The neighborhood has seen better days, but Mrs. Pauley has lived there since before anyone can remember. She raised a family of six boys, who’ve all grown up and moved away. Since Mr. Pauley died three months ago, she’d had no income. She’s fallen behind in the rent. The landlord, accompanied by the police, has come to evict Mrs. Pauley from the house she’s lived in for forty years.
I’ve never been inside her home and I’ve rarely seen her outside. The bushes are overgrown and the weeds have taken over, what must have once been a pretty flower garden. Mr. Pauley used to do all of the gardening. He never got angry when I asked him questions about why he did this or that with his plants.
The landlord is tramping all over the weeds. He looks like a mean man and I feel sorry for Mrs. Pauley even though I don’t know her well. My mom said she is an agoraphobic. That means Mrs. Pauley is afraid of leaving her house. I wonder how they will get her out. The police keep trying to calm down the angry man holding a large hammer in his hand. One policeman takes it away and the man gets angrier.
I see Mrs. Pauley peek out from her curtains. Just one eye and her nose come through between the folds in the fabric. That one eye looks terrified. My mom told me not to interfere, that she would try to get in touch with one of her children. Didn’t they know she was in trouble? I would know if my mom was in trouble. And if she was, I would help her.
My front door creaks behind me. I see my mom staring across the street and she is talking to someone on the phone. She doesn’t sound happy. She’s using her angry tone which means someone is being unreasonable. Usually that someone is me or dad, but not this time. I hear the phone slam down on a table and my mother utters the word stupid. She never says things like that. She’s told me time and time again never to call anyone stupid. You can call a car stupid or a chair, but not another person. She must be very angry.
The door opens behind me and my mother comes out of the house and stomps around me. I stand up from my perch on the brick step, but she waves me to sit back down. She jogs to the police across the street and starts talking to them. I can’t hear what they are saying but both policemen nod and one goes back to the police car.
The angry runs over to my mom and starts yelling at her. I can’t help but stand up and start walking to the sidewalk, but I stop in the middle of my lawn when I hear sirens approaching. That’s when I notice that half of the block is out on their porch watching the drama unfold.
I return to my spot on the porch.
The ambulance pulls up near Mrs. Pauley’s house and a man and woman get out of it. My mom and the police officer talk to them. I guess they’re making a plan on how to get her out of the house. Suddenly there is shouting coming from the large window of Mrs. Pauley’s home. She is yelling at everyone to leave, to get off her property.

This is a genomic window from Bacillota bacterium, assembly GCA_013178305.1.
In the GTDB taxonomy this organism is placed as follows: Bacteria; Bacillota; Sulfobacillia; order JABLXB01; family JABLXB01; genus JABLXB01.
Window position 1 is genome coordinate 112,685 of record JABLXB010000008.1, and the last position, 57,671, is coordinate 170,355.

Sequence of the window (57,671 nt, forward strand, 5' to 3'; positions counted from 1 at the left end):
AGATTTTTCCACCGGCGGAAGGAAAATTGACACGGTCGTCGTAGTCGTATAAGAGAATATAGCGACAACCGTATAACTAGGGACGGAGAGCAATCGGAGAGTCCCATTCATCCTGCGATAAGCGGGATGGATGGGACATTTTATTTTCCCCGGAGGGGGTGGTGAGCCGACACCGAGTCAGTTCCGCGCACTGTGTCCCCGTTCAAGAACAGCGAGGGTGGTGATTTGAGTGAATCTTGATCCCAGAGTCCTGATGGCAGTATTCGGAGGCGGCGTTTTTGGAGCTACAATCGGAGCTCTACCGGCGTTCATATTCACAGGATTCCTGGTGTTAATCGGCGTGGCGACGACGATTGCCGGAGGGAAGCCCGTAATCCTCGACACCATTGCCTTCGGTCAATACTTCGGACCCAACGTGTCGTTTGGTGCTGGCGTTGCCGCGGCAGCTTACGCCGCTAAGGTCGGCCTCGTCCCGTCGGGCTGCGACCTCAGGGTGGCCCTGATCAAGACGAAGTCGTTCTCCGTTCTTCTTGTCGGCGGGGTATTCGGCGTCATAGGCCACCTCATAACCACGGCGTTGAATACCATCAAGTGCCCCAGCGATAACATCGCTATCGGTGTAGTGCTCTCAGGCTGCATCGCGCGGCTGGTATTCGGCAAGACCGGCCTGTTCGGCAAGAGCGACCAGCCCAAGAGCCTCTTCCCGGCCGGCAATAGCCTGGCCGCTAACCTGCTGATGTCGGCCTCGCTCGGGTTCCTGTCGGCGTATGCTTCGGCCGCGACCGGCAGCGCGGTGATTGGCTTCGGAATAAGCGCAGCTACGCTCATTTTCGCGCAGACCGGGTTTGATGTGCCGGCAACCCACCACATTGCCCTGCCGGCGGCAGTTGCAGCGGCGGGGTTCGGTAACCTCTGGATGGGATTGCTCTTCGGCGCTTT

The angry man strides forward toward the front door but the other policeman steps in front of him. Now Mrs. Pauley and the angry man are shouting at each other through the window.
I wish my mom didn’t go over there. I don’t like that man. I wish daddy was home; his voice is louder than mom’s even though mom’s angry stare is scarier. Between the both of them, the angry man wouldn’t stand a chance.
Suddenly blue station wagon comes to a screeching halt in front of the ambulance. A pile of suitcases are strapped to the top and a tall man wearing beach clothes jumps out of the car. A petite pretty woman gets out of the passenger seat. The tall man looks just like Mr. Pauley only lots of years younger. The shouting stops and my mom smiles at the young man. While the tall Mr. Pauley look-a-like walks over to the now not-so-angry man the petite woman goes inside the house.
The EMTs go inside with the petite woman and then, after speaking with the angry landlord, the tall man shakes my mom’s hand then goes inside the house. The door shuts and all the neighbors return to whatever it was they were doing before.
My mom comes back across the street and holds out her hand. I hold her hand and we walk into the house. Over two ice cream sundaes, my mom told me that that was Mrs. Pauley’s son who drove like mad, from where he was vacationing, as soon as he found out what was going to happen to his mother. My mom said Mrs. Pauley would live with him from now on and she wouldn’t have to worry about anything. Right there and then I vowed, that when I was old enough, I would take care of my parents.